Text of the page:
You cannot use the original version of SCVMM 2008 R2 to manage Dynamic Memory on Windows 2008 R2 SP1 Hyper-V hosts. It is necessary to update SCVMM 2008 R2 to its own new service pack, SCVMM 2008 R2 SP1 released March 24, 2011. Once SCVMM 2008 R2 is updated to SP1 along with Windows 2008 R2 updated to SP1 on your Hyper-V hosts, you gain a powerful consolidated view of the Dynamic Memory status of all your VMs. Figure 1 shows a screenshot of the manageable attributes involving Dynamic Memory added by SP1 to SCVMM 2008 R2.

fig 1

Figure 1 – New Dynamic Memory Settings

Notice that Startup Memory, Maximum Memory, Assigned Memory, Memory Demand, and Memory Status are displayed in the SCVMM console.

SCVMM 2008 R2 SP1 allows you to create and deploy VMs onto Windows Server 2008 R2 SP1 Hyper-V hosts, and will report on the memory currently in use for these VMs where Dynamic Memory is enabled. Using Dynamic Memory for supported VMs allows for more efficient utilization of memory, with consistent performance, and higher consolidation ratios.

Now, with SCVMM you can specify whether to use Dynamic Memory or not on a VM, and if dynamic, what the startup, maximum and buffer settings should be. Figure 2 displays where the Dynamic Memory feature is supported inside the New Hardware Profile wizard in SCVMM.

fig 2

Figure 2 – Changing the Dynamic Memory Settings

After fully deploying SCVMM 2008 R2 SP1, and all necessary OS and integration updates, we have a full-up view in the Odyssey domain of all five of our current Hyper-V hosts and the 24 VMs running on them, merged into a single pane of glass—our private System Center development cloud, now more optimized than ever! This is displayed in Figure 3.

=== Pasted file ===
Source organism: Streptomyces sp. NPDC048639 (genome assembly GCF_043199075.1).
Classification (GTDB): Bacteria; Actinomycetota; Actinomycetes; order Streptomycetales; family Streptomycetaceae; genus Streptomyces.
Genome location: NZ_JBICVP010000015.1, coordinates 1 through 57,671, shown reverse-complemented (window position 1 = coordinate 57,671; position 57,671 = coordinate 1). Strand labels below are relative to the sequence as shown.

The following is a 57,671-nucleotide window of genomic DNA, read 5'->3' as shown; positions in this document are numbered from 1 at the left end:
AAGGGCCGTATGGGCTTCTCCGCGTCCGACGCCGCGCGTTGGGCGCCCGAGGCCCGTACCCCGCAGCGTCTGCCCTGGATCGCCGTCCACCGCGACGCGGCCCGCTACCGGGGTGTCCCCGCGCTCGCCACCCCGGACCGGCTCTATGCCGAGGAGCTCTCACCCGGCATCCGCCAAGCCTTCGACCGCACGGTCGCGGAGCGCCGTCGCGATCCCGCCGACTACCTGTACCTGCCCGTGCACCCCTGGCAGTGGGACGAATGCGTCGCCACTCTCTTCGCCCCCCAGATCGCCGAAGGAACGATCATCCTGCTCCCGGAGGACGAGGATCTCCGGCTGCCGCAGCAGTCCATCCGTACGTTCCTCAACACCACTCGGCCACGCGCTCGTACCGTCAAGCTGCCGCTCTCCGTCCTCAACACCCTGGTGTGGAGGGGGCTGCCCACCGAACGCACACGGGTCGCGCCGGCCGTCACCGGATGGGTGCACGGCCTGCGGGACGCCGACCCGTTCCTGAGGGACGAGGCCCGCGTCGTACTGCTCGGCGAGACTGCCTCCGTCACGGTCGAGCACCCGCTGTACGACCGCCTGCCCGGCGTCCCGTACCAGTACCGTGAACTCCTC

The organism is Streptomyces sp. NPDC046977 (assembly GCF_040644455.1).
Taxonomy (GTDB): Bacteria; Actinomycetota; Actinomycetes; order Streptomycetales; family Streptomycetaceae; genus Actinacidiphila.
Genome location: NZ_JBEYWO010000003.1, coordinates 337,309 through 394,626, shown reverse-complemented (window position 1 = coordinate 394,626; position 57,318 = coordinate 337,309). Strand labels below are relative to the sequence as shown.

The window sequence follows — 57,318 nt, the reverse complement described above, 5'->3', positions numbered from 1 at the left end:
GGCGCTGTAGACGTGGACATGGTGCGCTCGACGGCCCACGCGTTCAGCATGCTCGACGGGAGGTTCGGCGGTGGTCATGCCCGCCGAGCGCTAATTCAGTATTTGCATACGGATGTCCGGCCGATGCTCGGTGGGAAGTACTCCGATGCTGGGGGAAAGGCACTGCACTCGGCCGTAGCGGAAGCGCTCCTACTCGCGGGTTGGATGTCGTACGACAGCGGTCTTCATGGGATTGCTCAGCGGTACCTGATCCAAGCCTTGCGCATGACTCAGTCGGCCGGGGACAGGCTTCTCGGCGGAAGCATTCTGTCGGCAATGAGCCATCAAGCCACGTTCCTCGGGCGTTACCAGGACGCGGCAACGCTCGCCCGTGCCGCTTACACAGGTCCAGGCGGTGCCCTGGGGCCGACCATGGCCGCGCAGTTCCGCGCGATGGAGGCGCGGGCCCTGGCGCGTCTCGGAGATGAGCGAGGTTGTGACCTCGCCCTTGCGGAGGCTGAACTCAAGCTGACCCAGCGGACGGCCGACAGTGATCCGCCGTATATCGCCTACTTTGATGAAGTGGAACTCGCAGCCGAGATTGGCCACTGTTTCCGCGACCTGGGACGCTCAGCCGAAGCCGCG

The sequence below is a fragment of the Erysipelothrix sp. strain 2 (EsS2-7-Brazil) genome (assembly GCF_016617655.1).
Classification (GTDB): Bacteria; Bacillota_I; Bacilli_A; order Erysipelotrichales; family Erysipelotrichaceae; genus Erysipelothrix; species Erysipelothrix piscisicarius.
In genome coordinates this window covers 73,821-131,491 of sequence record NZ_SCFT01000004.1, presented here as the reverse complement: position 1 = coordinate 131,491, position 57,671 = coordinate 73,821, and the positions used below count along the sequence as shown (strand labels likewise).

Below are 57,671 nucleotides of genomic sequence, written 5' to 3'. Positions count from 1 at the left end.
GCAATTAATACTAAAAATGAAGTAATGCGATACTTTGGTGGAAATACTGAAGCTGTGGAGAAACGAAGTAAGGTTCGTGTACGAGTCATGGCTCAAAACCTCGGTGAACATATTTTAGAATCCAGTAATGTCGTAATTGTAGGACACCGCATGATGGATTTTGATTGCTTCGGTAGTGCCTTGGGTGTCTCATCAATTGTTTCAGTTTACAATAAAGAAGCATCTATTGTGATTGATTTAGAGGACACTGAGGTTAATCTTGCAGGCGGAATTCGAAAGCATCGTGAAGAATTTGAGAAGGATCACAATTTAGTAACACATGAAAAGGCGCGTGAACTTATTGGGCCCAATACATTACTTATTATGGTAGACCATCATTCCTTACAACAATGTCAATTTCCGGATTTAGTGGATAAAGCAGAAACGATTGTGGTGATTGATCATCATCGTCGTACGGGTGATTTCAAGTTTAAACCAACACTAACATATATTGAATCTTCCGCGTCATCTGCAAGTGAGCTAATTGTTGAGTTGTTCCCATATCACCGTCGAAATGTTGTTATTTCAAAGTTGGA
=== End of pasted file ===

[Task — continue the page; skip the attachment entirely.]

fig 3

Figure 3 – The SCVMM Console showing all Hyper-V hosts and VMs

How to get SCVMM 2008 R2 SP1

There is no stand-alone upgrade package or Microsoft Update package for SCVMM 2008 R2 SP1. The only distribution vehicle for the service pack is in an integrated SP1 install of the complete SCVMM product, in licensed or evaluation editions. You can still do an in-place upgrade to SP1, but the download package is large—the whole, updated VMM product. The service pack is not available through Microsoft Update because there is an installer task that asks for DB credentials in order to update the VMM DB to contain the new settings for Dynamic Memory.

The release notes for SCVMM 2008 R2 SP1 cover several minor issues, you can obtain them at http://www.microsoft.com/downloads/en/details.aspx?FamilyID=14a0de11-cfa3-48d1-9dda-0a57b3408aa2&displaylang=en

Integration of SCVMM 2008 R2 SP1 with SCOM 2007 R2

There is no change from SCVMM 2008 R2 and SP1 in terms of the integration experience. Run the SCVMM 2008 R2 SP1 setup, Operations Manager integration portion, just like a new install. The SP1 integrated installer detects the upgrade environment and imports the updated SCVMM management packs.

The SCVMM 2008 R2 management packs are updated to version 2.0.4521.0, although the console views don’t expose any new Dynamic Memory features. For example, the Total RAM value in the SCVMM Virtual Machine view will always list the startup memory assigned to the VM and ignore any other Dynamic Memory related-values. (Also, for VMs with Dynamic Memory, the web-based SCVMM 2008 R2 SP1 self-service portal only displays the amount of memory assigned for startup memory.)

Tip: After performing SCVMM to SCOM integration, remember to enable PRO Tip generation in the SCVMM console at Administration -> General -> PRO Settings, as well as at the Host Group level in SCVMM. Failure to enable PRO tips in both places will prevent receipt of those PRO notifications!